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Open Journal of Neuroscience

ISSN: 2075-9088
Volume 5, 2017

Open Journal of Neuroscience, 2012, 2-1 [Research Article]

Theaflavins stimulate autophagic degradation of α-synuclein in neuronal cells

Kazunari Sekiyama1, Masaaki Nakai1,2, Masayo Fujita1, Takato Takenouchi3, Masaaki Waragai1, Jianshe Wei1, Akio Sekigawa1, Yoshiki Takamatsu1, Shuei Sugama4, Hiroshi Kitani3, Makoto Hashimoto1
1 Division of Sensory and Motor Systems, Tokyo Metropolitan Institute of Medical Science, Tokyo, 156-0057, Japan
2 Avian Influenza Research Center, Kyoto Sangyo University, Kyoto, Japan
3 Division of Animal Sciences, National Institute of Agrobiological Sciences, Tsukuba, Ibaraki 305-8634, Japan
4 Department of Physiology, Nippon Medical School, Tokyo 113-8602, Japan

Corresponding Author & Address:

Makoto Hashimoto
Division of Sensory and Motor Systems, Tokyo Metropolitan Institute of Medical Science, Tokyo, 156-0057, Japan; E-mail: hashimoto-mk@igakuken.or.jp; Tel: +81-3-6834-2354; Fax: +81-3-5316-3150

Article History:
Published: 26th March, 2012   Accepted: 26th March, 2012
Received: 22nd December, 2011   Revised:  16th February, 2012

© Hashimoto et al.; licensee Ross Science Publishers

ROSS Open Access articles will be distributed under the terms of the Creative Commons Attribution License (http://creativecommons.org/licenses/by/3.0), which permits unrestricted use, distribution, and reproduction in any medium, provided that the original work will always be cited properly.

Keywords: Parkinson’s disease, theaflavin, autophagy, LC-3, α-synuclein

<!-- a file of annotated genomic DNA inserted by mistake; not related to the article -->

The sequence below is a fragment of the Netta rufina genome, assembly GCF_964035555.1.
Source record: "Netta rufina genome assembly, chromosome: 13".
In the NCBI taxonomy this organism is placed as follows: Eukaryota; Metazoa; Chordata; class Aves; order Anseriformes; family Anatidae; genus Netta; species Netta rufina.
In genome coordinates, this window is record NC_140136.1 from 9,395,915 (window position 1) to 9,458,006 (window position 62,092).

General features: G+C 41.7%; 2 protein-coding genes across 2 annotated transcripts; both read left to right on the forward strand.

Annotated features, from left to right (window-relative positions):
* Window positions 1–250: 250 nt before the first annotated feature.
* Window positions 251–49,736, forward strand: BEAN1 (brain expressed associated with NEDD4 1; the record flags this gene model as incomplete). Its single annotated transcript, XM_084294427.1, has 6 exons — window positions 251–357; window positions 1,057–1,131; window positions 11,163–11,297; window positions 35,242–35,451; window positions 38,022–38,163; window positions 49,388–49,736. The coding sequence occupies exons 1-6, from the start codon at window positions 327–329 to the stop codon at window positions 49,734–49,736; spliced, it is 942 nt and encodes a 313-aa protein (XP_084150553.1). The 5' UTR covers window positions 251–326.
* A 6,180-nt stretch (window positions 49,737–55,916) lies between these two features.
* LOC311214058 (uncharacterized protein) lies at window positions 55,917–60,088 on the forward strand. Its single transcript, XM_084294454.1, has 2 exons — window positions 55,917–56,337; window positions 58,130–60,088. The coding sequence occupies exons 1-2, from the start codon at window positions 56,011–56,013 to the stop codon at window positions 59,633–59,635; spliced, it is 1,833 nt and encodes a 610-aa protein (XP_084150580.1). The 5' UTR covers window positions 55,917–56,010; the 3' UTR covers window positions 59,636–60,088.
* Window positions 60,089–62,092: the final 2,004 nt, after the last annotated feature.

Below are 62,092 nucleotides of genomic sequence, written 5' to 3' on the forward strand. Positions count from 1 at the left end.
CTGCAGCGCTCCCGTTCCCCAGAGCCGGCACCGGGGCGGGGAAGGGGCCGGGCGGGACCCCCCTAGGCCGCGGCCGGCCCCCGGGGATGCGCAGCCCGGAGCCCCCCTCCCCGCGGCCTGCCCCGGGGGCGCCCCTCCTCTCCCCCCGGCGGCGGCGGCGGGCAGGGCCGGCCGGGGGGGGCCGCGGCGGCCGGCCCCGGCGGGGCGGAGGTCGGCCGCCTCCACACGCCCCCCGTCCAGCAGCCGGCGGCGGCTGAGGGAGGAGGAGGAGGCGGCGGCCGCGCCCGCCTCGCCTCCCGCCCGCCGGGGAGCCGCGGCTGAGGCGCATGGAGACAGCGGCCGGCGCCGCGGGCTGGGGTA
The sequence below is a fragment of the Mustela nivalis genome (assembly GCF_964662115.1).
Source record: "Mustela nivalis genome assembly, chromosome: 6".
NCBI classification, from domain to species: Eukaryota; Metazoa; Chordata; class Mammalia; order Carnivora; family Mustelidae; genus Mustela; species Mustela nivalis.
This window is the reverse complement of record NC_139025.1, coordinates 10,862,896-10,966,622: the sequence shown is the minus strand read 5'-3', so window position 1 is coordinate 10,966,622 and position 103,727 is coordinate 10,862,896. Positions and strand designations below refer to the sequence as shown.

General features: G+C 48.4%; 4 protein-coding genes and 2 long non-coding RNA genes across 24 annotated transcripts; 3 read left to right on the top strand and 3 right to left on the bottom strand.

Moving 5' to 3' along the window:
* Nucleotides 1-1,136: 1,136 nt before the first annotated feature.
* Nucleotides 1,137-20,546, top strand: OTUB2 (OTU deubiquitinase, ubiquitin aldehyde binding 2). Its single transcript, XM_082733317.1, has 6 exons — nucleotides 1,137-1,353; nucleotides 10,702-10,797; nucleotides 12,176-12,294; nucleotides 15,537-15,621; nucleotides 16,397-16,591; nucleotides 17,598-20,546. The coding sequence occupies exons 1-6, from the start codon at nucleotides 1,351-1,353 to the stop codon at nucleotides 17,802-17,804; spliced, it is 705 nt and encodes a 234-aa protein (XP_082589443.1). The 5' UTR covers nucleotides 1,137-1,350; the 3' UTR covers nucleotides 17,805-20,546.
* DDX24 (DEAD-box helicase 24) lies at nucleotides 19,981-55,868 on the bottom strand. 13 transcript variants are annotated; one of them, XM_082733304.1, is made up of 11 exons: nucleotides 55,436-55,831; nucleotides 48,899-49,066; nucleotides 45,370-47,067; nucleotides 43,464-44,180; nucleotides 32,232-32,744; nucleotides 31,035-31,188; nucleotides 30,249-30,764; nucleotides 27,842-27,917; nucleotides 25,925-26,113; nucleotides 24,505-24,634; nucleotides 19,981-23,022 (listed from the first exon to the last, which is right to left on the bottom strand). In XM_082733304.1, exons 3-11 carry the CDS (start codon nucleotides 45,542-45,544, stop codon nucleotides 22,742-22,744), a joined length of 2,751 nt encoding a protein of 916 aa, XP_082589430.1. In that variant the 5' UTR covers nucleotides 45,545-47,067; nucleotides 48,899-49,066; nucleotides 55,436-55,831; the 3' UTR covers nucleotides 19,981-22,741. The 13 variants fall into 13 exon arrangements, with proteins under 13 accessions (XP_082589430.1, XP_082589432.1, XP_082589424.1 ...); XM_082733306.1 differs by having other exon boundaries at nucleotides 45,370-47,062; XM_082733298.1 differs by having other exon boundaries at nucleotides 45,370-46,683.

Given the recent epidemiological evidence showing an inverse correlation between black tea intake and the risk of Parkinson’s disease, it is an intriguing possibility that theaflavins, major natural polyphenols contained in black tea, may have an anti-neurodegenerative action. In this communication, we show that theaflavins act stimulatingly on autophagy in neuronal cells. Treatment of murine Neuro2A cells with theaflavin-3,3’-digallate (TF-3,3’) under the serum-free conditions resulted in stimulation of LC3-II expression and formation of LC3-positive, double-membrane autophagosomes. Under the same conditions, lysosomal activity was little affected by TF-3,3’, while the upregulation of LC3-II by TF-3,3’ was abrogated by 3-methyadenine treatment. Further studies revealed that TF-3,3’ might stimulate degradation of Akt at proteasome, leading to suppression of mTOR phosphorylation and enhancement of autophagy. Finally, expression of the transfected α-synuclein in these cells was significantly decreased by treatment with TF-3,3’. These results suggest that theaflavins’ autophagy-stimulating action might account for the prophylactic effects of black tea on Parkinson’s disease.

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